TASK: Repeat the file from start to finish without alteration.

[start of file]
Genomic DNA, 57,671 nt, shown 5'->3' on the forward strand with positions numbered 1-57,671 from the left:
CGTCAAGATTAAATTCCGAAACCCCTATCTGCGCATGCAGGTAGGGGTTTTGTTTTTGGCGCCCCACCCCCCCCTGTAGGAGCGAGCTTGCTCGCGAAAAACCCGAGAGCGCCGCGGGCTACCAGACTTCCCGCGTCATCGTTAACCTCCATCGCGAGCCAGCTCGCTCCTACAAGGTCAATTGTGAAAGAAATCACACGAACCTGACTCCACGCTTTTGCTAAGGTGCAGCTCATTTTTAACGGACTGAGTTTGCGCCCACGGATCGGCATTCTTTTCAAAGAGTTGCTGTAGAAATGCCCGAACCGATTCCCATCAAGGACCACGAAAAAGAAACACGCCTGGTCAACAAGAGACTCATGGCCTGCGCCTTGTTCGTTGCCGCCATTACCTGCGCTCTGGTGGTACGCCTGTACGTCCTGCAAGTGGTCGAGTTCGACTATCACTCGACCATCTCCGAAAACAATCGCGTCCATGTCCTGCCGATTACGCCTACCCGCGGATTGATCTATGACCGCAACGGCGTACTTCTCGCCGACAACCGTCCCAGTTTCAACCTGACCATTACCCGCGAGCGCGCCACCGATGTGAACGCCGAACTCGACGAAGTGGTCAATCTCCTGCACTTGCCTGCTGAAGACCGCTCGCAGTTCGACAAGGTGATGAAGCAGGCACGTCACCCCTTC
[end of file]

Genomic DNA, 57,671 nt, shown 5'->3' on the forward strand with positions numbered 1-57,671 from the left:
CGTCAAGATTAAATTCCGAAACCCCTATCTGCGCATGCAGGTAGGGGTTTTGTTTTTGGCGCCCCACCCCCCCCTGTAGGAGCGAGCTTGCTCGCGAAAAACCCGAGAGCGCCGCGGGCTACCAGACTTCCCGCGTCATCGTTAACCTCCATCGCGAGCCAGCTCGCTCCTACAAGGTCAATTGTGAAAGAAATCACACGAACCTGACTCCACGCTTTTGCTAAGGTGCAGCTCATTTTTAACGGACTGAGTTTGCGCCCACGGATCGGCATTCTTTTCAAAGAGTTGCTGTAGAAATGCCCGAACCGATTCCCATCAAGGACCACGAAAAAGAAACACGCCTGGTCAACAAGAGACTCATGGCCTGCGCCTTGTTCGTTGCCGCCATTACCTGCGCTCTGGTGGTACGCCTGTACGTCCTGCAAGTGGTCGAGTTCGACTATCACTCGACCATCTCCGAAAACAATCGCGTCCATGTCCTGCCGATTACGCCTACCCGCGGATTGATCTATGACCGCAACGGCGTACTTCTCGCCGACAACCGTCCCAGTTTCAACCTGACCATTACCCGCGAGCGCGCCACCGATGTGAACGCCGAACTCGACGAAGTGGTCAATCTCCTGCACTTGCCTGCTGAAGACCGCTCGCAGTTCGACAAGGTGATGAAGCAGGCACGTCACCCCTTC